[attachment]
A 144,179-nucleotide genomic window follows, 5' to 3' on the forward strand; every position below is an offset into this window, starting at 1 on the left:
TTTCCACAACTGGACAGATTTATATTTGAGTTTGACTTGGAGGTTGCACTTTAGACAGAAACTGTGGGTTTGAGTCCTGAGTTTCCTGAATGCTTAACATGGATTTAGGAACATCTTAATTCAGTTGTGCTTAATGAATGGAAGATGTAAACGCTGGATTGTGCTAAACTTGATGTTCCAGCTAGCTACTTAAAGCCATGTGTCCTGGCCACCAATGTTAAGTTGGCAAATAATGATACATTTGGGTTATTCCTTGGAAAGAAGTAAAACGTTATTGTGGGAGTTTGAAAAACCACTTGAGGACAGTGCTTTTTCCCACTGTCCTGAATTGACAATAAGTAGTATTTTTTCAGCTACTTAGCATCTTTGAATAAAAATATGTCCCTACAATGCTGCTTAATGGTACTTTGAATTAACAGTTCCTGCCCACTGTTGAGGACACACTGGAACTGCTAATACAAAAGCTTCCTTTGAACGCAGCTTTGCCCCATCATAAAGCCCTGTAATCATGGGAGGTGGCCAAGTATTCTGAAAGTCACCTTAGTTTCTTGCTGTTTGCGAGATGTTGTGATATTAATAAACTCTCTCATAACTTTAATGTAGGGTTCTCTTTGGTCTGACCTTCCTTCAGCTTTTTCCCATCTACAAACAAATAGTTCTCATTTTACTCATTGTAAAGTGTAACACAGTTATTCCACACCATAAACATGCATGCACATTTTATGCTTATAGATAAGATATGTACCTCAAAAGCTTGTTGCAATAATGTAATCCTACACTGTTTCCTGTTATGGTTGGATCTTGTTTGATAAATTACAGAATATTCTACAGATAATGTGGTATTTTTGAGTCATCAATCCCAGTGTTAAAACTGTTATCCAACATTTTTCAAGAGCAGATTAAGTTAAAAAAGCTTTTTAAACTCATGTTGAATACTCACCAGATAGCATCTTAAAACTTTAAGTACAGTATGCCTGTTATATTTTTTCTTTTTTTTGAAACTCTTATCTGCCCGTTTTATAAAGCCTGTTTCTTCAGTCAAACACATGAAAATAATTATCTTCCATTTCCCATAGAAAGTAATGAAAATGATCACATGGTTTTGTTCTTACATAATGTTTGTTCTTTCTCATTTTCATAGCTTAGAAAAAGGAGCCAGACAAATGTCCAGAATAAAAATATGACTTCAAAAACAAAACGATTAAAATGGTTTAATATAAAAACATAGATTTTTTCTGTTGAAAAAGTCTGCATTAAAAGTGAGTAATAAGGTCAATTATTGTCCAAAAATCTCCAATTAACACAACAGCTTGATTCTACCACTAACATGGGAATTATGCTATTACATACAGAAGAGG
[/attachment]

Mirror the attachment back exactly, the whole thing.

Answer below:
A 144,179-nucleotide genomic window follows, 5' to 3' on the forward strand; every position below is an offset into this window, starting at 1 on the left:
TTTCCACAACTGGACAGATTTATATTTGAGTTTGACTTGGAGGTTGCACTTTAGACAGAAACTGTGGGTTTGAGTCCTGAGTTTCCTGAATGCTTAACATGGATTTAGGAACATCTTAATTCAGTTGTGCTTAATGAATGGAAGATGTAAACGCTGGATTGTGCTAAACTTGATGTTCCAGCTAGCTACTTAAAGCCATGTGTCCTGGCCACCAATGTTAAGTTGGCAAATAATGATACATTTGGGTTATTCCTTGGAAAGAAGTAAAACGTTATTGTGGGAGTTTGAAAAACCACTTGAGGACAGTGCTTTTTCCCACTGTCCTGAATTGACAATAAGTAGTATTTTTTCAGCTACTTAGCATCTTTGAATAAAAATATGTCCCTACAATGCTGCTTAATGGTACTTTGAATTAACAGTTCCTGCCCACTGTTGAGGACACACTGGAACTGCTAATACAAAAGCTTCCTTTGAACGCAGCTTTGCCCCATCATAAAGCCCTGTAATCATGGGAGGTGGCCAAGTATTCTGAAAGTCACCTTAGTTTCTTGCTGTTTGCGAGATGTTGTGATATTAATAAACTCTCTCATAACTTTAATGTAGGGTTCTCTTTGGTCTGACCTTCCTTCAGCTTTTTCCCATCTACAAACAAATAGTTCTCATTTTACTCATTGTAAAGTGTAACACAGTTATTCCACACCATAAACATGCATGCACATTTTATGCTTATAGATAAGATATGTACCTCAAAAGCTTGTTGCAATAATGTAATCCTACACTGTTTCCTGTTATGGTTGGATCTTGTTTGATAAATTACAGAATATTCTACAGATAATGTGGTATTTTTGAGTCATCAATCCCAGTGTTAAAACTGTTATCCAACATTTTTCAAGAGCAGATTAAGTTAAAAAAGCTTTTTAAACTCATGTTGAATACTCACCAGATAGCATCTTAAAACTTTAAGTACAGTATGCCTGTTATATTTTTTCTTTTTTTTGAAACTCTTATCTGCCCGTTTTATAAAGCCTGTTTCTTCAGTCAAACACATGAAAATAATTATCTTCCATTTCCCATAGAAAGTAATGAAAATGATCACATGGTTTTGTTCTTACATAATGTTTGTTCTTTCTCATTTTCATAGCTTAGAAAAAGGAGCCAGACAAATGTCCAGAATAAAAATATGACTTCAAAAACAAAACGATTAAAATGGTTTAATATAAAAACATAGATTTTTTCTGTTGAAAAAGTCTGCATTAAAAGTGAGTAATAAGGTCAATTATTGTCCAAAAATCTCCAATTAACACAACAGCTTGATTCTACCACTAACATGGGAATTATGCTATTACATACAGAAGAGG